Oldschool Mystery Landmarks

This is a forum for trip reports that pre-date the Portland Hikers forum, trail photos from pre-digital era, or any other discussions that focus on trail history.
Lurch
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Oldschool Mystery Landmarks

Post by Lurch » May 20th, 2011, 2:46 pm

So I've been paroozing the Oregonian Archives, and digging up some interesting articles from way back in the days where the Mazamas topping Angels Rest was a news worthy event.

I know landmarks have shifted and adjusted over the years, and finding those old names have always been interesting to me. I secretly hope to uncover some long lost gem of the gorge that was common knowledge a hundred years ago ;)

There are two in my recent wanderings that I don't seem to recognize. One article (below) references landmarks progressing east along the OCRHwy.
After passing Bridal Veil [...] One passes Minnie Falls, Angels Rest, Mist Falls, Gordon Falls, and Multnomah Falls...
minniefalls.JPG
Another mentions Catherine's Dome (next to St Peters) and what appears to be Pierce Creek Falls, somewhere in Multnomah County, visible from the highway.

Catherines Dome sounds familiar, and I may have that marked on one of my maps somewhere, but does anyone know about pierce creek or minnie falls?

Lurch
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Re: Oldschool Mystery Landmarks

Post by Lurch » May 20th, 2011, 2:52 pm

Scratch that, I believe Pierce Creek is McCord... one down!

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Stevefromdodge
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Re: Oldschool Mystery Landmarks

Post by Stevefromdodge » May 20th, 2011, 3:22 pm

Gordon Falls is Wahkeena.

If Minnie Falls is west of Angel's Rest and east of Bridal Veil it would have to be Coopey Falls or Sheppard's Dell. Coopey Falls was named after the original landowner.

Shepperd's Dell was donated to the state as a tribute to his wife. Unfortunately, it looks like his wife's name was Matilda and she went by Mattie.

Looks like there's a trove of fun info at http://www.rootsweb.ancestry.com/~ormultno/index.htm

Lurch
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Re: Oldschool Mystery Landmarks

Post by Lurch » June 7th, 2011, 2:23 pm

Alrighty! I've uncovered a few more name changes/origins/lost places. To make things easier on me I'm just going to copy the text and list things out, rather than try and save and post jpgs of original articles... Some of these have been posted, but so far as I know there isn't a "list" of any sorts.
  • On Perdition Trail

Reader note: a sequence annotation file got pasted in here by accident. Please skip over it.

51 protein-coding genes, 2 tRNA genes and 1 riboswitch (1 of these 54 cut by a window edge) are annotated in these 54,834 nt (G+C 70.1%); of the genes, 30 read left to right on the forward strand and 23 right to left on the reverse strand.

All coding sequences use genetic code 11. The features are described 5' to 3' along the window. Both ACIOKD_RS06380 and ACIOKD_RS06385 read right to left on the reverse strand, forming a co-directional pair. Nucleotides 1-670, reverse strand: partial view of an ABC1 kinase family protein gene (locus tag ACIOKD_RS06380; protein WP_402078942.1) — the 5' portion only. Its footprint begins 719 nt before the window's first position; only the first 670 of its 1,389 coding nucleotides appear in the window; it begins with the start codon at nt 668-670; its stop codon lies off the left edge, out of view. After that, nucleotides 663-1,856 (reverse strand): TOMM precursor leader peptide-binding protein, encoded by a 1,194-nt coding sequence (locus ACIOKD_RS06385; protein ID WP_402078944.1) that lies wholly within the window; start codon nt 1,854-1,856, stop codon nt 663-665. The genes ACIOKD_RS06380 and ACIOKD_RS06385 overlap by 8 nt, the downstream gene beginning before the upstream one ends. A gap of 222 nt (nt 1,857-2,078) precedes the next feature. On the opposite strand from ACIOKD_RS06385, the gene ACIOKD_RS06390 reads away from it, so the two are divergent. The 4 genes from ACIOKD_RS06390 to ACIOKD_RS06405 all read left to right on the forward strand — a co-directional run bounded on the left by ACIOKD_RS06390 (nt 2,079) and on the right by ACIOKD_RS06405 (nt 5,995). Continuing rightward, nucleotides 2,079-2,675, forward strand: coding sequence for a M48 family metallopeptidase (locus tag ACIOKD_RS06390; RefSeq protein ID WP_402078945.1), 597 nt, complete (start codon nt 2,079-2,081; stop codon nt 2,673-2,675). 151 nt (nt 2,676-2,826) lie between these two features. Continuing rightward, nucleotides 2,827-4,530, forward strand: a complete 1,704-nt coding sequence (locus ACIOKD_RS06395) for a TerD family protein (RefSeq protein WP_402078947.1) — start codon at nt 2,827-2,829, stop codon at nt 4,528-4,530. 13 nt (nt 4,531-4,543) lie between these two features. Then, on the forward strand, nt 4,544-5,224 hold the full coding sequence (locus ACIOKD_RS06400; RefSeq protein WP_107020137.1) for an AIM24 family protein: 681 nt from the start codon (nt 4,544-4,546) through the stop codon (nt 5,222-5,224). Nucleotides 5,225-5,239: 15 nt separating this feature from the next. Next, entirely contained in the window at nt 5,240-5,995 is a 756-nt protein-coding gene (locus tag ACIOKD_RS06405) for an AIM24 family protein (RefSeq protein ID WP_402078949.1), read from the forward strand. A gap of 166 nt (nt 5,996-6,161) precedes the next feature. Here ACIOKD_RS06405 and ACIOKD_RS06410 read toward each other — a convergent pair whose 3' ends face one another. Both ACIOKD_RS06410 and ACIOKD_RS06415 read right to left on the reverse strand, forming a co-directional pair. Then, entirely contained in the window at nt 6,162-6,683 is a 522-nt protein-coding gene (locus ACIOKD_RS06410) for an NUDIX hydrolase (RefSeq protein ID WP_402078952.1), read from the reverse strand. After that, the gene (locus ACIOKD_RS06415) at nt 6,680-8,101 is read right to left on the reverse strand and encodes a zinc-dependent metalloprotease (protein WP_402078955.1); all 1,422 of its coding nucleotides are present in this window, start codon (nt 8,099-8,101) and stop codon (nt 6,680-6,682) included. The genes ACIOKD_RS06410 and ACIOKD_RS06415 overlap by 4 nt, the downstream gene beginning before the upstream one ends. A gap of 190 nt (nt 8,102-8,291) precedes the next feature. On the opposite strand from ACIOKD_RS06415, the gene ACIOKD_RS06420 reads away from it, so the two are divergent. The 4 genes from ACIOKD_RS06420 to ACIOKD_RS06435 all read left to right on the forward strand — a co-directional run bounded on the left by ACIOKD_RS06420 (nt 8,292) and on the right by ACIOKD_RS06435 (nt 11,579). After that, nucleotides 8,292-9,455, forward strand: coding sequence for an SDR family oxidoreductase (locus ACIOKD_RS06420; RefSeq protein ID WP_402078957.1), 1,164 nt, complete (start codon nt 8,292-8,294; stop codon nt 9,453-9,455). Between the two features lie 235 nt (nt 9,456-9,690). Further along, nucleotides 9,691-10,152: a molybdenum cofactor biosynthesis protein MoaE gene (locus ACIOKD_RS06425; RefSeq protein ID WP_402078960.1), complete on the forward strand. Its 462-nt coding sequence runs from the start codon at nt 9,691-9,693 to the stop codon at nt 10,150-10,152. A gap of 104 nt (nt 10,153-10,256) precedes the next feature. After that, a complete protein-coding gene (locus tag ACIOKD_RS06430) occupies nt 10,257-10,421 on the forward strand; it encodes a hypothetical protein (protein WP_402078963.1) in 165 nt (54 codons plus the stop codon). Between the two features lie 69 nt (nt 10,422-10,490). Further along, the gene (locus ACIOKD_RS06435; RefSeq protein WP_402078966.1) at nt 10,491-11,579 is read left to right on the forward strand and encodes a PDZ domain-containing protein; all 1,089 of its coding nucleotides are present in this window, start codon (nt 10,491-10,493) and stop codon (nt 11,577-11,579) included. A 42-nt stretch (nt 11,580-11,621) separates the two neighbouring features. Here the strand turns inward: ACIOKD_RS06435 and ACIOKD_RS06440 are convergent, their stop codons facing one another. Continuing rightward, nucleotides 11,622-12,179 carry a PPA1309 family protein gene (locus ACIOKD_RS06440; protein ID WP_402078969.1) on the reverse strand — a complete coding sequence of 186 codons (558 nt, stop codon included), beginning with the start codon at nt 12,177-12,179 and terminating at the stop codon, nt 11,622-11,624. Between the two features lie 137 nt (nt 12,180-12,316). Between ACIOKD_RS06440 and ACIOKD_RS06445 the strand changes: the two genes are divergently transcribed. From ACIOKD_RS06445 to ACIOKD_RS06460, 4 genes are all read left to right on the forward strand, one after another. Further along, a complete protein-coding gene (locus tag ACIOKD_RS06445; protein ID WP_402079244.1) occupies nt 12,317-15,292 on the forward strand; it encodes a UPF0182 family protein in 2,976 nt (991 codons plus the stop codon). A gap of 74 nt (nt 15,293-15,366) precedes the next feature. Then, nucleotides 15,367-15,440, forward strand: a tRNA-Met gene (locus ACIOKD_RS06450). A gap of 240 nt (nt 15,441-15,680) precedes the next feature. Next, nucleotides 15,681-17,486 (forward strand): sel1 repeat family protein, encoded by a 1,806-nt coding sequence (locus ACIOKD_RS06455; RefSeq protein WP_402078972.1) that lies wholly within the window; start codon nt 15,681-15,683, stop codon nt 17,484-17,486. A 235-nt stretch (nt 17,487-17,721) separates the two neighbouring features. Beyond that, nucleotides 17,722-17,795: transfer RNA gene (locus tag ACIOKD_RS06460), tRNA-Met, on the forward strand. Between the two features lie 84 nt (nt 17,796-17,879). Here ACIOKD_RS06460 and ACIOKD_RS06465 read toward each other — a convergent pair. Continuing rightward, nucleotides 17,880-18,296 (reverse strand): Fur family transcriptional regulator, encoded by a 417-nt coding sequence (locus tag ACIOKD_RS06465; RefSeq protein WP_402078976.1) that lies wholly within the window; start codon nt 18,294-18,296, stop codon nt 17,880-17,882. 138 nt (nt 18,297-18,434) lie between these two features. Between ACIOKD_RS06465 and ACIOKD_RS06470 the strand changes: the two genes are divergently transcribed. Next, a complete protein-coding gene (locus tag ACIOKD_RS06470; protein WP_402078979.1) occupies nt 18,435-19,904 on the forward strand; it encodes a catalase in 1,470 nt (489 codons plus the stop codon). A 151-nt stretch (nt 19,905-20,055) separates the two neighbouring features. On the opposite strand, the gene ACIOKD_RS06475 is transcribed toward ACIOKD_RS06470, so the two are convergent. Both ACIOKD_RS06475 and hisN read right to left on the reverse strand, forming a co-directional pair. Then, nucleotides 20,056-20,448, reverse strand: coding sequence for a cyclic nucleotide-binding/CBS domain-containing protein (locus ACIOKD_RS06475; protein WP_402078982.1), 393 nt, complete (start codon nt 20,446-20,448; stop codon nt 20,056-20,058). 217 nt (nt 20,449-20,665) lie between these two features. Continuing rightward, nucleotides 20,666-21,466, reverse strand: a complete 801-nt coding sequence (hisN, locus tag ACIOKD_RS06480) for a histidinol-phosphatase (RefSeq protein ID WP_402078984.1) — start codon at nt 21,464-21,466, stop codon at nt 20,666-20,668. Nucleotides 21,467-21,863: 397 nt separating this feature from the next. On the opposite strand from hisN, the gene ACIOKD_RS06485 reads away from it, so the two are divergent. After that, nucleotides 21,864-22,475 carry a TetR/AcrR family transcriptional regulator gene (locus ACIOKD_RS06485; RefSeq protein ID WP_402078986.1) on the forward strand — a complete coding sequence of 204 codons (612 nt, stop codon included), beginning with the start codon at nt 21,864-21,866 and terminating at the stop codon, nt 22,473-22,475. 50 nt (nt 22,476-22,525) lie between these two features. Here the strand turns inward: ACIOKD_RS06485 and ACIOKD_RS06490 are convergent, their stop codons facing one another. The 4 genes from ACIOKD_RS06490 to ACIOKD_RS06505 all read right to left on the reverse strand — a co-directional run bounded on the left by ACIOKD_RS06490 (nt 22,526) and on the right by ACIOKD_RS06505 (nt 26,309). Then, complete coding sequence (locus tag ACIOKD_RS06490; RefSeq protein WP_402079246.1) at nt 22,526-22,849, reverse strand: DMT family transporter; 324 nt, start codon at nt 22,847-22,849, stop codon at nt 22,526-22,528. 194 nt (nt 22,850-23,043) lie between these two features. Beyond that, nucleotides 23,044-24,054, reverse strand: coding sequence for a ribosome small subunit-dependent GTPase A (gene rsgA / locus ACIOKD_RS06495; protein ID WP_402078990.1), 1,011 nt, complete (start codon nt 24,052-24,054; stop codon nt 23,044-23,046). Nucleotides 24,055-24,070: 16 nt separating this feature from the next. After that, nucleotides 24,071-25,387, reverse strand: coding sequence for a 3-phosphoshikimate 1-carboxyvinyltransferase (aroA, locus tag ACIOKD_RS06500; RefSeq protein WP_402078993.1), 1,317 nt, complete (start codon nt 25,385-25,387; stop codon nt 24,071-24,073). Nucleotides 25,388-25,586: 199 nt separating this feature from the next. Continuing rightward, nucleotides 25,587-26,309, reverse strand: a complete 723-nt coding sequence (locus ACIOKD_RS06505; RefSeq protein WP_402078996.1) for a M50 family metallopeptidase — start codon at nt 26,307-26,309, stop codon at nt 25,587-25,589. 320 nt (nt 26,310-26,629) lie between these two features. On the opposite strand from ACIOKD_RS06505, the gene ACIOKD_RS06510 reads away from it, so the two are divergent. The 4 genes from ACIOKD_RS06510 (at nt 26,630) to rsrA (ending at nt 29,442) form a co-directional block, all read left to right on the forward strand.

• Flat Fir Point - Western most viewpoint, moss covered rock with a wind blown fir flattened against the stone just below it. (1921)
    • Alter of the Gods - A great pile of rocks, resembling an ancient place of worship. The alter tops a sheer cliff of several hundred feet. A panorama of the Columbia Gorge is possible from this point. (1921)
    • Lonesome Corner - Is off the main trail and is reached by a short side path. The corner is a tiny shelf of rock from which Multnomah Falls may be viewed from the west side. A cable has been anchored in the rocks and placed around a huge fir tree so that visitors may enjoy this hazardous spot with some degree of comfort. (1921)
  • In 1915 points along the OCRH were renamed by the Mazamas and OHS.
    • Deadman Creek - Just east of the Multnomah County line has changed its name to Ruckel Creek, in honor of J.S. Ruckel one of the original owners of the portage road around the Cascades of the Columbia.
    • Metlako Falls - Named after the Indian legendary goddess of salmon
    • Mount Wauna - Named from the legend of the Bridge of the Gods
    • Wahclella Falls - For the Indian tribe that dwelt along the river near Bonneville and the Cascades
    • Mount Munra - In honor of "Grandma" Munra, who for years kept the railroad eating-house at Bonneville and who is one of Oregon's widely-known pioneer women. The name Mount Munra already is used locally around Bonneville.
    • Wahe Falls - an Indian name of the locality.
    • Mount Wauneka - an Indian name of the locality
    • McCord Creek - In honor of W. R. McCord, a pioneer who built the first fish wheels near the mouth of the stream.
    • Elowah Falls - Native name for the location
    • Devil's Slide Creek - Name was changed to Tumalt Creek in honor of old Tumalt, who was an Indian of the Wahclella tribe, and rendered material aid to some of the white settlers escaping the Cascades Massacre in 1856. Upon returning in the heat of the excitement following the defeat of the Indians by the troops, was executed as a participant of the uprising.
    • Yeon Mountain - Named for the very obvious reason that Mr. Yeon has given so much time and money in the construction of the highway and should have his name attached to some prominent feature.
    • Levens Creek - Directly east of St. Peters Dome
    • Katani Rock - From the Indian word meaning "Place of rocks"
    • Mount Kiesano - Cliffs in the SE corner of Section 3 T1N R6E will be known as Mount Kiesano. Kiesano was the last chief of the Multnomah Tribe.
    • Winema Pinnacles - The high pinnacles between Oneonta Gorge and Multnomah Falls. A Lutuamian word for "Chieftaness" and applicable because of a mythical tale in which a maiden rallied her tribesmen and inflicted defeat on a band of invaders. She fell in the battle, and Talapus raised the pinnacles where she fell.
    • Mount Talapus - Renamed from Shellrock Mtn, as there is already a Shellrock Mountain near Wyeth. Talapus is a legenadry diety of the Indians represented by the coyote.
    • Mount Nesmith - The highest point immediately adjacent to the Columbia River between Portland and The Dalles was named in honor of Oregon's pioneer Indian fighter and Senator, Colonel James W. Nesmith, a pioneer of 1843.